For those Knox County residents who are fighting in the war against drug abuse, some much-needed good news has arrived from Frankfort. Last week, the Kentucky Justice and Public Safety Cabinet released the results of a 2015 report on overdose deaths in the state. The report focused on the dangers of Fentanyl, which, according to the report, is “an extremely potent opioid that is leading to more overdose deaths, often because dealers mix it with heroin and sell the lethal blend to unwitting addicts.”
Of the 120 counties in the state, Knox County shined in one area; the largest decrease in overdose deaths.
The Knox County Health Coalition addressed the decline during the June 28 meeting.
“We would love to attribute the decline to education,” said Chairperson Tammy Sutton as the rest of the room agreed.
“Every time a group comes together, wither it’s this group, UNITE, Chamber, everybody is focused on the drug problem. When everybody starts pulling together and going after the same thing, that these are the results we see.”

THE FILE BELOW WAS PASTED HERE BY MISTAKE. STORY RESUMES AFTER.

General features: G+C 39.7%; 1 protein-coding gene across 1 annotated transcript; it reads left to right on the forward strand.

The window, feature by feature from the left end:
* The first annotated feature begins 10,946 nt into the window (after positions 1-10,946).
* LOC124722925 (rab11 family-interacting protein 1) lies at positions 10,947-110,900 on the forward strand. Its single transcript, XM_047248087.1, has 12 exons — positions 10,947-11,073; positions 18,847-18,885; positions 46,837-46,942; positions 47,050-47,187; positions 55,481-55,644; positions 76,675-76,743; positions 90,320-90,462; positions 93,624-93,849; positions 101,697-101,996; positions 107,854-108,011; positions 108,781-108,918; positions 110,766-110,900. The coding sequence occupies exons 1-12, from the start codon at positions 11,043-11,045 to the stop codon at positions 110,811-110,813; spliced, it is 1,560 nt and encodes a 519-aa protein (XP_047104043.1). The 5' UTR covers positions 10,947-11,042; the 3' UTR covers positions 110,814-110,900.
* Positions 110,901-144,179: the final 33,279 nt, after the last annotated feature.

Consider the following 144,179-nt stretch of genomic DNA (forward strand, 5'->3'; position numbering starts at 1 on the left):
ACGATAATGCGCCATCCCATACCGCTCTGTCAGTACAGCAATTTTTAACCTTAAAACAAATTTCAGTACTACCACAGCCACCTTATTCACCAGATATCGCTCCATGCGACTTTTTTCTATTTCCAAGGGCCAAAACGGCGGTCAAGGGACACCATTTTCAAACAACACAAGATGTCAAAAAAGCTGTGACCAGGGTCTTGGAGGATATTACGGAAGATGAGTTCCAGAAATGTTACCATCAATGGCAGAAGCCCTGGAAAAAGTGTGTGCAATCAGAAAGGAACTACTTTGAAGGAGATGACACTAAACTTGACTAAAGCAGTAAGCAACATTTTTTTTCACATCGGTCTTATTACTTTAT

Brendia Moses of KCEOC offered an insight on the new target for drug educators.
“Back in the day, the focus was mainly on teenagers,” said Moses. “Now, you bring in grandparents that are having to deal with this, you bring in little kids. It’s all age groups, it’s not just teenagers that are affected by this.”
The Coalition was pleased with the results of their dedication and hard work.
“That’s a great statistic to hear,” said Coalition member Danielle Barrett of the Knox County Extension Office.